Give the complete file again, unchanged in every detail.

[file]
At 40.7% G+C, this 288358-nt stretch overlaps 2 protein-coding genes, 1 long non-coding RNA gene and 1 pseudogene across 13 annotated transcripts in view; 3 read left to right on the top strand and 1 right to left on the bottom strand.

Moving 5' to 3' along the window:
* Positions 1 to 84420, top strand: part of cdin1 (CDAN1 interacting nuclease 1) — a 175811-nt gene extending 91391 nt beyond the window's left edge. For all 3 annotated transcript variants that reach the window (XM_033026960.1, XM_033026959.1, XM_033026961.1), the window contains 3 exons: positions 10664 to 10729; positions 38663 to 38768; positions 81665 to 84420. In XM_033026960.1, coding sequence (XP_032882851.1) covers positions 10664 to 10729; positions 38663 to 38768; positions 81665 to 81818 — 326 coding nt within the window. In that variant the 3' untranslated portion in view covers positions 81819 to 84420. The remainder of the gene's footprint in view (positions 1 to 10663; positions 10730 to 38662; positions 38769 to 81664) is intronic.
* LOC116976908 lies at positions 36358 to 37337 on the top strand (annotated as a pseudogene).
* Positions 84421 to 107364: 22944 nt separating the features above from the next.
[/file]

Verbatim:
At 40.7% G+C, this 288358-nt stretch overlaps 2 protein-coding genes, 1 long non-coding RNA gene and 1 pseudogene across 13 annotated transcripts in view; 3 read left to right on the top strand and 1 right to left on the bottom strand.

Moving 5' to 3' along the window:
* Positions 1 to 84420, top strand: part of cdin1 (CDAN1 interacting nuclease 1) — a 175811-nt gene extending 91391 nt beyond the window's left edge. For all 3 annotated transcript variants that reach the window (XM_033026960.1, XM_033026959.1, XM_033026961.1), the window contains 3 exons: positions 10664 to 10729; positions 38663 to 38768; positions 81665 to 84420. In XM_033026960.1, coding sequence (XP_032882851.1) covers positions 10664 to 10729; positions 38663 to 38768; positions 81665 to 81818 — 326 coding nt within the window. In that variant the 3' untranslated portion in view covers positions 81819 to 84420. The remainder of the gene's footprint in view (positions 1 to 10663; positions 10730 to 38662; positions 38769 to 81664) is intronic.
* LOC116976908 lies at positions 36358 to 37337 on the top strand (annotated as a pseudogene).
* Positions 84421 to 107364: 22944 nt separating the features above from the next.